St. Louis mayor Lyda Krewson Refuses to Meet With Citizens, Allows St. Louis Police to Cyberstalk Protesters
Mayor apparently fears facing direct questions that St. Louis residents are owed answers to
St. Louis Metropolitan Police Department has become a cyberbully, posting information online of protesters
Police attempts to destroy a business with online harassment
Nero fiddles while Rome burns
In a statement issued by the mayor’s office, mayor Lyda Krewson has decided that in lieu of meeting residents for two-way communication regarding protests and police brutality, that she would offer weak, broad responses to many very valid complaints:
While it is nice that she did mention the obvious institutionalized racism and brutality, it’s a far cry from detailed discussions with citizens. She keeps her head in the sand while the St. Louis police run amok and seemingly do what they want. It overlooks a glaring problem: The fact that St. Louis Metropolitan Police cyberbullies people, continues to post personal information online of people who have been arrested, including their home addresses. Edited for protesters’ privacy:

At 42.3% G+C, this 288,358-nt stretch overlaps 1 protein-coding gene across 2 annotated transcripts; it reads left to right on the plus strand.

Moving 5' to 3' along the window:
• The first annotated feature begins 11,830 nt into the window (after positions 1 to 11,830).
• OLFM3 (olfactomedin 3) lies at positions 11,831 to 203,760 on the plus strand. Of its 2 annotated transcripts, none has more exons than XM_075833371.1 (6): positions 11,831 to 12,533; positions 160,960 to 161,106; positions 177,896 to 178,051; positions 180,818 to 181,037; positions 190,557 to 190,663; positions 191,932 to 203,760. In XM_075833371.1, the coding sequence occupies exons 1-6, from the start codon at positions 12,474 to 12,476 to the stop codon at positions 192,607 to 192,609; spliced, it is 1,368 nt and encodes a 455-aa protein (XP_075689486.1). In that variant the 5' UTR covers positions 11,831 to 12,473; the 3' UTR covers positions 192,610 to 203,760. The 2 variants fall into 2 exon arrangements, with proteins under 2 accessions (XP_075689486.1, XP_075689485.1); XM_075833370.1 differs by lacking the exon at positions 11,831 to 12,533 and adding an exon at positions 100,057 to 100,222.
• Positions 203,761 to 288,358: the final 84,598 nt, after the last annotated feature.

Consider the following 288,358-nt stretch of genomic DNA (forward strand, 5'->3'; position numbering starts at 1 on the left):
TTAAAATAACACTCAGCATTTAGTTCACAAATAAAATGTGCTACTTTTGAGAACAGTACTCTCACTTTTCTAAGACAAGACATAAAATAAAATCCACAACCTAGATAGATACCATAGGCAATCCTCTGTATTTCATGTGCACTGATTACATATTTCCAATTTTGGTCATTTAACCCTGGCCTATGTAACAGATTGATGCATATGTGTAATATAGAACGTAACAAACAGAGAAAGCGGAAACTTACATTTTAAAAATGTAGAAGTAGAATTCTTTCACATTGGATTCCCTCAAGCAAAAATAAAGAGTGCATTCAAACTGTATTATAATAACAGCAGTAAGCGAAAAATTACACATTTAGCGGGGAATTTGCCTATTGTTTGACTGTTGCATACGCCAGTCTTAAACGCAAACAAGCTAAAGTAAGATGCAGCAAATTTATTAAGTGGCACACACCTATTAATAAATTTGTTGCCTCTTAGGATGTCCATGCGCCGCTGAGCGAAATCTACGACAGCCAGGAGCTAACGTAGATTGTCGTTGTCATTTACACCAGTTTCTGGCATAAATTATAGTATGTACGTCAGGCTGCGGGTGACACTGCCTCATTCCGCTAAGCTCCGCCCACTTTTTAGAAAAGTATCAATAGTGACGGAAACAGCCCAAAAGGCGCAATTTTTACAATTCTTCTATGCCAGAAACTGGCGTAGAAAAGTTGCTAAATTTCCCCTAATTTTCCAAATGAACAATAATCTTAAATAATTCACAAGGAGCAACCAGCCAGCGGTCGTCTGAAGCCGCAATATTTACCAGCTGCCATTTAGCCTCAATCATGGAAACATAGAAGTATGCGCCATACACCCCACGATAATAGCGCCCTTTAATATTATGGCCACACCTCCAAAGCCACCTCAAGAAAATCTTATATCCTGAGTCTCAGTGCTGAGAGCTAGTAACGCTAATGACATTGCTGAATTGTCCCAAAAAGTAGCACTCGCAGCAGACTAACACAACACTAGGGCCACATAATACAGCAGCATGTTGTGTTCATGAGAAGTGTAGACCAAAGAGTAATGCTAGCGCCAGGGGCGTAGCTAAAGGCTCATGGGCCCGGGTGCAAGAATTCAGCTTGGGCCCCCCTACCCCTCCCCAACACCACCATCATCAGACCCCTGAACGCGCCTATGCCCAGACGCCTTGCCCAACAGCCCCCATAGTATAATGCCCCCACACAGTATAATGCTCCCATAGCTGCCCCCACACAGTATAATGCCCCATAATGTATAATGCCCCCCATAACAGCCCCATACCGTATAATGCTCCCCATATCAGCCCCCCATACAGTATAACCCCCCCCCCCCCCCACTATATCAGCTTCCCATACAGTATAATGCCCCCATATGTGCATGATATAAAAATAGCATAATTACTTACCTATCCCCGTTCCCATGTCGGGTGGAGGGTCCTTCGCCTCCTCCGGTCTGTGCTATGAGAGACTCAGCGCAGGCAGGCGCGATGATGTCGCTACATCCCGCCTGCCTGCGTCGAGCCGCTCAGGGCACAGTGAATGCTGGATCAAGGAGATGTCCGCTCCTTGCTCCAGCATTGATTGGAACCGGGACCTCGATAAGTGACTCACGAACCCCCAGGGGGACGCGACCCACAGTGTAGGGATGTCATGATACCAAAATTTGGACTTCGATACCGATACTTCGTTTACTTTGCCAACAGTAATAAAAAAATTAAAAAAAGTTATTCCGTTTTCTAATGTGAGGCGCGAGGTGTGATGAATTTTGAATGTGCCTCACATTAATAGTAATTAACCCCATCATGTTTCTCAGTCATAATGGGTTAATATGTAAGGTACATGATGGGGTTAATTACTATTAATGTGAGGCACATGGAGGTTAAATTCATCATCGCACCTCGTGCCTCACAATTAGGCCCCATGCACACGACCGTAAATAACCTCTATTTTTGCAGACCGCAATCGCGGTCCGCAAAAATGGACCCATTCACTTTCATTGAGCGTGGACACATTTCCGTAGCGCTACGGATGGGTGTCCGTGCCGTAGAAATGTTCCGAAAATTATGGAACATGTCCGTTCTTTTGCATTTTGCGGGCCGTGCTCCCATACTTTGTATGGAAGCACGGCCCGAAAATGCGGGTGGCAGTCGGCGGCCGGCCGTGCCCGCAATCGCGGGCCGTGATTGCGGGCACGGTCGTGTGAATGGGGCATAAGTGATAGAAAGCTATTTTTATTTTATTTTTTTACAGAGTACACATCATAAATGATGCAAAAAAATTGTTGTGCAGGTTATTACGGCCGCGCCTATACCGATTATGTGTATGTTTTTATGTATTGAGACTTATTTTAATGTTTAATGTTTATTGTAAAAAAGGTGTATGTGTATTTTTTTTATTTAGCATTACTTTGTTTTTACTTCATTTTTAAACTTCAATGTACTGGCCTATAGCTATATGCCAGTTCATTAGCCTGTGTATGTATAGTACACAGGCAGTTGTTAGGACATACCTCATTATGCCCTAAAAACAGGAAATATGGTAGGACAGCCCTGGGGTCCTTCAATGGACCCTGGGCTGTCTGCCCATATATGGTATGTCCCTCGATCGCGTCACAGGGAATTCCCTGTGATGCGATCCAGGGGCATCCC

Police defends their harassment, which is causing death threats
When questioned, St. Louis PD replied that they were posting information under the “Sunshine Law” which, according to MO statute 610.100, has these points:
1. (2) “Arrest report”, a record of a law enforcement agency of an arrest and of any detention or confinement incident thereto together with the charge therefor;
(4) “Incident report”, a record of a law enforcement agency consisting of the date, time, specific location, name of the victim and immediate facts and circumstances surrounding the initial report of a crime or incident, including any logs of reported crimes, accidents and complaints maintained by that agency;
(8) “Nonpublic location”, a place where one would have a reasonable expectation of privacy, including, but not limited to a dwelling, school, or medical facility.
2. (1) Each law enforcement agency of this state, of any county, and of any municipality shall maintain records of all incidents reported to the agency, investigations and arrests made by such law enforcement agency. All incident reports and arrest reports shall be open records.
(3) If any person is arrested and not charged with an offense against the law within thirty days of the person’s arrest, the arrest report shall thereafter be a closed record except that the disposition portion of the record may be accessed and except as provided in section 610.120.